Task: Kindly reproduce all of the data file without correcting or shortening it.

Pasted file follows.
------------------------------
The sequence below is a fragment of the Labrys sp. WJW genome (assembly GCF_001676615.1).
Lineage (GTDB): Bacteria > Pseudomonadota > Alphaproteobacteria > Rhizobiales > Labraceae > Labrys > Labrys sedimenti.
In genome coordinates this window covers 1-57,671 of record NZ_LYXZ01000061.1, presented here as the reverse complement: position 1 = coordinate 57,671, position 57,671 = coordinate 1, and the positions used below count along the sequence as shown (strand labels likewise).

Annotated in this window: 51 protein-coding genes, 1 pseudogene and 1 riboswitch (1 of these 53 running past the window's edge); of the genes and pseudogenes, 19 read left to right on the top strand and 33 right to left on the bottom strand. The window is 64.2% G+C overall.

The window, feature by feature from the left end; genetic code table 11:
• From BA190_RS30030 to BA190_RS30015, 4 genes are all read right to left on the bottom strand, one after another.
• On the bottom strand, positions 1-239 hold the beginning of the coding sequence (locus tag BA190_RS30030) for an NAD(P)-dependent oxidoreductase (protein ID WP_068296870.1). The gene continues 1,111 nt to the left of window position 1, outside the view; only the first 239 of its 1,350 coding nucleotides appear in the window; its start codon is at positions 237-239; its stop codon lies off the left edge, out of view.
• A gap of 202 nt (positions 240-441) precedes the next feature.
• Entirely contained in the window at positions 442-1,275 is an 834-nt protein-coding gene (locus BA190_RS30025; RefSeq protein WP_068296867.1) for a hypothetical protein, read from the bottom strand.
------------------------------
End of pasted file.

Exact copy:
The sequence below is a fragment of the Labrys sp. WJW genome (assembly GCF_001676615.1).
Lineage (GTDB): Bacteria > Pseudomonadota > Alphaproteobacteria > Rhizobiales > Labraceae > Labrys > Labrys sedimenti.
In genome coordinates this window covers 1-57,671 of record NZ_LYXZ01000061.1, presented here as the reverse complement: position 1 = coordinate 57,671, position 57,671 = coordinate 1, and the positions used below count along the sequence as shown (strand labels likewise).

Annotated in this window: 51 protein-coding genes, 1 pseudogene and 1 riboswitch (1 of these 53 running past the window's edge); of the genes and pseudogenes, 19 read left to right on the top strand and 33 right to left on the bottom strand. The window is 64.2% G+C overall.

The window, feature by feature from the left end; genetic code table 11:
• From BA190_RS30030 to BA190_RS30015, 4 genes are all read right to left on the bottom strand, one after another.
• On the bottom strand, positions 1-239 hold the beginning of the coding sequence (locus tag BA190_RS30030) for an NAD(P)-dependent oxidoreductase (protein ID WP_068296870.1). The gene continues 1,111 nt to the left of window position 1, outside the view; only the first 239 of its 1,350 coding nucleotides appear in the window; its start codon is at positions 237-239; its stop codon lies off the left edge, out of view.
• A gap of 202 nt (positions 240-441) precedes the next feature.
• Entirely contained in the window at positions 442-1,275 is an 834-nt protein-coding gene (locus BA190_RS30025; RefSeq protein WP_068296867.1) for a hypothetical protein, read from the bottom strand.